RUBELLA

**FOR QUICK REFRENCE EXPOSURE PROCESS PLEASE REFER TO ATTACHMENT C

 

Overview:

Rubella is a contagious disease caused by a virus. It is also called “German measles”, but it is caused by a different virus than measles. Rubella was eliminated from the United States in 2004. Rubella elimination is defined as the absence of continuous disease transmission for 12 months or more in a specific geographic area. Rubella is no longer endemic (constantly present) in the United States. However, rubella remains a problem in other parts of the world. It can still be brought into the U.S. by people who get infected in other countries.

 

Mode of Transmission:

Rubella is transmitted primarily through direct or droplet contact from nasopharyngeal secretions

 

Examples of Transmission:

Rubella spreads from person-to-person through respiratory droplets from coughs or sneezes. Patients with rubella are contagious for 7 days before and 7 days or longer after onset of rash. The incubation period averages 14 days and ranges from 12 to 23 days.

 

Prevention:

Rubella is prevented through vaccination. The vaccine (MMR) also prevents measles and mumps and is a routine childhood immunization. The MMR vaccine does not cause autism. Currently two doses are recommended in childhood.

 

Precautions:

DROPLET

 

Signs and Symptoms:

The symptoms of rubella begin about 5-7 days after exposure to the virus. Symptoms are often mild and as many as 50% of infections may not have symptoms. When present, symptoms may include:

  • Fever

  • Rash - starts on the face and progresses down the body to the feet and lasts about 3 days

  • Lymphadenopathy (enlarged lymph nodes) in the head and neck may last several weeks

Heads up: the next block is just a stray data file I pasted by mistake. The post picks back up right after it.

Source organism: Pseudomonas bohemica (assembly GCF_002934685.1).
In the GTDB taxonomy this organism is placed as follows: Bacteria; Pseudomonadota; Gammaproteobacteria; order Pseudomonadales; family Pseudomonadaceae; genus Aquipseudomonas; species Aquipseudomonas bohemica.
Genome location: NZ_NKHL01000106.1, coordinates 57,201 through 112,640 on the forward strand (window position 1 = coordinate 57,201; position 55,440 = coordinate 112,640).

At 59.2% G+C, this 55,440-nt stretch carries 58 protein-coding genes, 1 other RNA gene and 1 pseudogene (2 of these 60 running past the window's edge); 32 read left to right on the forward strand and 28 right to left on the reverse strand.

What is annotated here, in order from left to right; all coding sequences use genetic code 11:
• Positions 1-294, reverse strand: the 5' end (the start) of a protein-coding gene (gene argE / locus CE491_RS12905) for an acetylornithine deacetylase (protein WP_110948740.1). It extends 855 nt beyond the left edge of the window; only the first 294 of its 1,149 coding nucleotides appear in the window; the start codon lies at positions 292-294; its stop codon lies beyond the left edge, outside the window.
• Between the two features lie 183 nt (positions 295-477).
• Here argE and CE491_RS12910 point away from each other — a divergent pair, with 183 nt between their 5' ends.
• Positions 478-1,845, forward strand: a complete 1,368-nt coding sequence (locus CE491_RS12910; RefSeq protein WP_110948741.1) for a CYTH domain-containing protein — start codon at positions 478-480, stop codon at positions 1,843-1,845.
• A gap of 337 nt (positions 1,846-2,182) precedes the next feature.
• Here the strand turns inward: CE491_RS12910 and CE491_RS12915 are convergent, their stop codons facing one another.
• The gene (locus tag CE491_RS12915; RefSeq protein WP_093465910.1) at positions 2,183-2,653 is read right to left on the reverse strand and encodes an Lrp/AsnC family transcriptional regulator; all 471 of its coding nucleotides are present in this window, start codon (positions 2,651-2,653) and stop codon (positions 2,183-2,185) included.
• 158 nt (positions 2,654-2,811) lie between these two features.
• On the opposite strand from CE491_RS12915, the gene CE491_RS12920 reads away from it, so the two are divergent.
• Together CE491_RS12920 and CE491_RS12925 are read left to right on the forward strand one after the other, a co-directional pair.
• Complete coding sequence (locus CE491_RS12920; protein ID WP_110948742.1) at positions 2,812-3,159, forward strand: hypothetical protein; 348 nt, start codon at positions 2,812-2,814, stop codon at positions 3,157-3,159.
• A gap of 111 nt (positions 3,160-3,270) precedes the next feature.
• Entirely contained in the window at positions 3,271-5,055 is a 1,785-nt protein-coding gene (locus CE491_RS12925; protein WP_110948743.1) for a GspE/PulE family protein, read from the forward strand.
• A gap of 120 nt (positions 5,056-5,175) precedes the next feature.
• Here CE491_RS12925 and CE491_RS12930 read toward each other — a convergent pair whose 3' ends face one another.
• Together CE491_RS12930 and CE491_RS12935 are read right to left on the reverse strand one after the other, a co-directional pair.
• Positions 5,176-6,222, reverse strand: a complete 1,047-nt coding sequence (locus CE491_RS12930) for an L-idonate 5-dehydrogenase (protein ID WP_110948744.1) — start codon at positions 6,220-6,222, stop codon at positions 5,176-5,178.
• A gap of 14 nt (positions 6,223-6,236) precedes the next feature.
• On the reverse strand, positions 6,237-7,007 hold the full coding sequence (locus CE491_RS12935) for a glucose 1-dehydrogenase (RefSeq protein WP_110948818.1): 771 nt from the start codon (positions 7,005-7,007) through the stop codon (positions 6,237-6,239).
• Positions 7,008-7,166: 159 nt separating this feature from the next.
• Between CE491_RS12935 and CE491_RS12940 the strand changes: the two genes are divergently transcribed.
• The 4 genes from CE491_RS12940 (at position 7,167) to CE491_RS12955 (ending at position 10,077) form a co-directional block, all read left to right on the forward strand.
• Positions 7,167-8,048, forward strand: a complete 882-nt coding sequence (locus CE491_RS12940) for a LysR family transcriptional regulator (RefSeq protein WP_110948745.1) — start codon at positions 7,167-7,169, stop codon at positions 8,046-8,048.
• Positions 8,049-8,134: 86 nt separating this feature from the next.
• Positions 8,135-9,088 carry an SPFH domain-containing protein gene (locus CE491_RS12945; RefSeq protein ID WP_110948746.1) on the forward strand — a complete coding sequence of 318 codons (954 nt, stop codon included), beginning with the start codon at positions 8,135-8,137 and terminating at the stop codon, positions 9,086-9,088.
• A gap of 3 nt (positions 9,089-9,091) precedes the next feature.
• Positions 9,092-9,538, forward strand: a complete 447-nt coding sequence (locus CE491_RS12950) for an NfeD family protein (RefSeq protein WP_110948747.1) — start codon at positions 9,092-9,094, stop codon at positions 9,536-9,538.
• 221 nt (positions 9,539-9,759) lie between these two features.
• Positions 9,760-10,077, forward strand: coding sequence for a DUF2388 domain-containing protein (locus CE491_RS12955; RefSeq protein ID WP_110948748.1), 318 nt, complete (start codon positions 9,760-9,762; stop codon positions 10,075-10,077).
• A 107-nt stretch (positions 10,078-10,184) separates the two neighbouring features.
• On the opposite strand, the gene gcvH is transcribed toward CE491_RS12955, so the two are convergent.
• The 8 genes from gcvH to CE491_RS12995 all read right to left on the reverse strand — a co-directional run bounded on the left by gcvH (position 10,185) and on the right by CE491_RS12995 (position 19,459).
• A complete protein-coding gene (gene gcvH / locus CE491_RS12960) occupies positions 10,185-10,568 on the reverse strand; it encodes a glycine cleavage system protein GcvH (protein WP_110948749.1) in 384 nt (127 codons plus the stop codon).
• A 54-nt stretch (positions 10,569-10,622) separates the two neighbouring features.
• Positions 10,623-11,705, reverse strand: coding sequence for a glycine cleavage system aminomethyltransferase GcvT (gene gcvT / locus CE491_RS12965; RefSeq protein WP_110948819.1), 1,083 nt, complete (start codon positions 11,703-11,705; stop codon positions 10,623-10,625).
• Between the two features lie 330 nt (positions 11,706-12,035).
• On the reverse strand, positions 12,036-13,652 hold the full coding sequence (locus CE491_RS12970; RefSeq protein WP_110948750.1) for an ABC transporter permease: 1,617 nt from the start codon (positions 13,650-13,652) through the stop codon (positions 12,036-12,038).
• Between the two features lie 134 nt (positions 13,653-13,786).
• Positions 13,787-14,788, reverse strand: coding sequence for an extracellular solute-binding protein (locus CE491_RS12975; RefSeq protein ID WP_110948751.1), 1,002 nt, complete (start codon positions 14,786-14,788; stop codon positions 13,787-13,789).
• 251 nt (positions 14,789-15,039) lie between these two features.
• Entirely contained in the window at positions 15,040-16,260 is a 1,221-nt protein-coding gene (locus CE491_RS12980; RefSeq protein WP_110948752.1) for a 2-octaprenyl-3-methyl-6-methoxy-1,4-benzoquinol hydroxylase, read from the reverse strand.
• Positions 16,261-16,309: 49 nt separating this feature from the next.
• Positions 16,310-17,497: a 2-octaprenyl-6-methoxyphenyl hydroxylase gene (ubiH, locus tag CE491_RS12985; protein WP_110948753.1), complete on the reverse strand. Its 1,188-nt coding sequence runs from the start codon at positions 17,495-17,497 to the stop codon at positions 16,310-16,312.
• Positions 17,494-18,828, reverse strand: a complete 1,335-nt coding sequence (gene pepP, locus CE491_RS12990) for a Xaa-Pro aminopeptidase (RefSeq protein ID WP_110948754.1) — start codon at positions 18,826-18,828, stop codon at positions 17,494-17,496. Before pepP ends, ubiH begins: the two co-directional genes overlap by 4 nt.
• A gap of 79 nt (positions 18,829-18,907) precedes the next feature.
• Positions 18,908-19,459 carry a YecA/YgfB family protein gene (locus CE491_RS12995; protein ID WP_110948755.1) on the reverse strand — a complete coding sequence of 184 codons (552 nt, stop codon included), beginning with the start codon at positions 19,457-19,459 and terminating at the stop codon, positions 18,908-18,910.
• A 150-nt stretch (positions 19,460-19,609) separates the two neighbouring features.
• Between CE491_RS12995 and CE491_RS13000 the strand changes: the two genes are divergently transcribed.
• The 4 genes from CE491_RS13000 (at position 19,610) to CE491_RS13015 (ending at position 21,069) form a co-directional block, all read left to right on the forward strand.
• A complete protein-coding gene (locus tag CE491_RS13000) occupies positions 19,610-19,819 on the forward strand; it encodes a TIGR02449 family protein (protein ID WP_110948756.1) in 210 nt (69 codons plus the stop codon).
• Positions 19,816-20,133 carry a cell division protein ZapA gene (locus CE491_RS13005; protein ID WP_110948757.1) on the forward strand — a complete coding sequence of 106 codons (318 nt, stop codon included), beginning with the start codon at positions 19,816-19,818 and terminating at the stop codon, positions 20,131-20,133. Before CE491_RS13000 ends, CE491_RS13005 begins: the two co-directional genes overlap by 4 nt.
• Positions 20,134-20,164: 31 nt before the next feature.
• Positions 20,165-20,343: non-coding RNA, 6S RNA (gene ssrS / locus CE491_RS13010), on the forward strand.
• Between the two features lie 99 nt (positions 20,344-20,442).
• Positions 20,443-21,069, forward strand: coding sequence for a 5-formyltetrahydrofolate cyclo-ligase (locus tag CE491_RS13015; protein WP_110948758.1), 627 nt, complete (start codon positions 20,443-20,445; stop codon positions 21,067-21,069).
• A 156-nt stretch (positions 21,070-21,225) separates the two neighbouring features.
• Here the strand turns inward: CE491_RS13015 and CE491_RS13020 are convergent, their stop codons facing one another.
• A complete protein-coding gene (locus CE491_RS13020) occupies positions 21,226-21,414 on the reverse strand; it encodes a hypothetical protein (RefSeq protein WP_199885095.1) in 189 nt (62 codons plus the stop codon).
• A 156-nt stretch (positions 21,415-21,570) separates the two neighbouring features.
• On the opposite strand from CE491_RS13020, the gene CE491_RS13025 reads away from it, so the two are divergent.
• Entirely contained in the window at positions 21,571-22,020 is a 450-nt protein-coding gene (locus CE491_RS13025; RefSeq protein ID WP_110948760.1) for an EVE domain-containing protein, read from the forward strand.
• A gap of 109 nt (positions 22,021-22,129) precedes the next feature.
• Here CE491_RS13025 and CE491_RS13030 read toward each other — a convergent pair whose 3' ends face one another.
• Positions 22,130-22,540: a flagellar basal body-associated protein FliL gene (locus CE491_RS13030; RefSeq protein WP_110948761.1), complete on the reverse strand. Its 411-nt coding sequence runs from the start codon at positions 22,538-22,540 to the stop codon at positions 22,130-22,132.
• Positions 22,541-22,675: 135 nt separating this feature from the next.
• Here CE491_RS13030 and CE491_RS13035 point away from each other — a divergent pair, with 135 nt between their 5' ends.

In older children and adults, symptoms may include a 1- 5 day prodrome (days preceding the rash) with low-grade fever, malaise, lymphadenopathy, and upper respiratory symptoms. Muscle and joint pain is common in adults.

 

Complications:

If a pregnant woman is infected with rubella, birth defects, including deafness, cataracts, heart defects, microcephaly, and liver and spleen damage, may occur in the fetus. If the mother is infected in the first 3 months of pregnancy, the chance of a birth defect is at least 20% and the chance of some adverse effect on the offspring is as high as 85%. In contrast, risks are much lower if infection occurs in the last 3 months of the pregnancy. Infection during pregnancy may also result in fetal death or premature delivery. Arthritis, generally lasting less than a month, is common in adult women. Encephalitis occurs in 1 in 6000 cases and bleeding (hemorrhage) into the brain, kidneys or gastrointestinal tract occur in about 1 in 3000 cases.

 

General Post Exposure Treatment:

The MMR vaccine should be given within three days of exposure to non-immune, non-pregnant individuals. Exposed susceptible personnel should be excluded from duty from day 5 after the first exposure to day 21 after last exposure, regardless of post-exposure vaccine.

 

Paperwork Required

  1. OC Public Health Communicable Disease Exposure Form (policy 330.96) with Fire incident number on top. Should be faxed while still in the hospital Fax: (714) 564-4050 per county policy must be received within 7 calendar days

OC Public Health Communicable Disease Exposure Form

  1. The City “Report of Employee Injury” form

  2. Medical Service Order- RM -67 (when medical care is required)

  3. Sharps Injury Log

 

 

Post Exposure Follow-up:

There is no specific medicine to treat rubella or make the disease go away faster. In many cases, symptoms are mild. For others, mild symptoms can be managed with bed rest and medicines for fever, such as acetaminophen.

Call

M: 949-769-1162

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